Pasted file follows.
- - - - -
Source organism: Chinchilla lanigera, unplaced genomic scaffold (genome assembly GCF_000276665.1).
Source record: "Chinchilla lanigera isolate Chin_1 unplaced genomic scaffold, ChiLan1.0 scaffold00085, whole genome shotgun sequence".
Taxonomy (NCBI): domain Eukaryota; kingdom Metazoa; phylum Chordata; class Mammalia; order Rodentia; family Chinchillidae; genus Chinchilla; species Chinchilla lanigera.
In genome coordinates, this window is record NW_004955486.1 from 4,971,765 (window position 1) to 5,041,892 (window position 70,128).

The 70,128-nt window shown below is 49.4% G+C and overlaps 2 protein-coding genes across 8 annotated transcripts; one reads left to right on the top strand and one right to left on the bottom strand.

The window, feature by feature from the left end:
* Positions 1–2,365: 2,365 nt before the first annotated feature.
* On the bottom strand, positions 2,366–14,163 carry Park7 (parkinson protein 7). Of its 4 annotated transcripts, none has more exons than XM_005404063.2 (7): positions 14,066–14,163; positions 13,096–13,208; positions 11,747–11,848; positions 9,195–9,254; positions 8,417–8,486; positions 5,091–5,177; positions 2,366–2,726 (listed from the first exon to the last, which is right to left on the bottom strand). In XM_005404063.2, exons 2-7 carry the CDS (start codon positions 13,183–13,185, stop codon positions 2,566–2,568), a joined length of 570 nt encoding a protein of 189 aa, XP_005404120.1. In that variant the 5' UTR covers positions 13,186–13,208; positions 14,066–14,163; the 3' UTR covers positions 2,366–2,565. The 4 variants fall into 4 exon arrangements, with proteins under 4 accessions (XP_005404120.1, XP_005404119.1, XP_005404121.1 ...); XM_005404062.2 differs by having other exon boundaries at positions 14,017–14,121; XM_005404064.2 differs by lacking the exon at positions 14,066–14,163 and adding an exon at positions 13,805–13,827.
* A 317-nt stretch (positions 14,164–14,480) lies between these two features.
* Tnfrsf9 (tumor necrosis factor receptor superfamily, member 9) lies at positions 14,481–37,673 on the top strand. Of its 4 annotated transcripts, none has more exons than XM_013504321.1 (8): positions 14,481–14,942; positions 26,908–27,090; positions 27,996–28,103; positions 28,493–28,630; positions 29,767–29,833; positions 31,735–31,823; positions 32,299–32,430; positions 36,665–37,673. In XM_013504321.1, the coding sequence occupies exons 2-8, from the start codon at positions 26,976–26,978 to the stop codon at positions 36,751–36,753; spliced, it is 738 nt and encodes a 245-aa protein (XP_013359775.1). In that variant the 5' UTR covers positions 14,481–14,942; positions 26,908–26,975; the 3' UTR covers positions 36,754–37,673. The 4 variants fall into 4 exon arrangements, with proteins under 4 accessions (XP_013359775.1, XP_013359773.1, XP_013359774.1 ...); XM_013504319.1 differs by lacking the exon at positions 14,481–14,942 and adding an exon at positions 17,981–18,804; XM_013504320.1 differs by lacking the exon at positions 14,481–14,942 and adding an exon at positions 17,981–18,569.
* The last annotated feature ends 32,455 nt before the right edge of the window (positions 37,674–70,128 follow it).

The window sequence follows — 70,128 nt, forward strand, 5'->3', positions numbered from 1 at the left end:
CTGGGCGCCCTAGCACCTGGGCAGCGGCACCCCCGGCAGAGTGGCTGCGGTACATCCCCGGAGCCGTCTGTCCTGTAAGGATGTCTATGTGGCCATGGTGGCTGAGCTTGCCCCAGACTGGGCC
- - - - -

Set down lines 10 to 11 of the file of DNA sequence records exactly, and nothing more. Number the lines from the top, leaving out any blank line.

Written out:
* Tnfrsf9 (tumor necrosis factor receptor superfamily, member 9) lies at positions 14,481–37,673 on the top strand. Of its 4 annotated transcripts, none has more exons than XM_013504321.1 (8): positions 14,481–14,942; positions 26,908–27,090; positions 27,996–28,103; positions 28,493–28,630; positions 29,767–29,833; positions 31,735–31,823; positions 32,299–32,430; positions 36,665–37,673. In XM_013504321.1, the coding sequence occupies exons 2-8, from the start codon at positions 26,976–26,978 to the stop codon at positions 36,751–36,753; spliced, it is 738 nt and encodes a 245-aa protein (XP_013359775.1). In that variant the 5' UTR covers positions 14,481–14,942; positions 26,908–26,975; the 3' UTR covers positions 36,754–37,673. The 4 variants fall into 4 exon arrangements, with proteins under 4 accessions (XP_013359775.1, XP_013359773.1, XP_013359774.1 ...); XM_013504319.1 differs by lacking the exon at positions 14,481–14,942 and adding an exon at positions 17,981–18,804; XM_013504320.1 differs by lacking the exon at positions 14,481–14,942 and adding an exon at positions 17,981–18,569.
* The last annotated feature ends 32,455 nt before the right edge of the window (positions 37,674–70,128 follow it).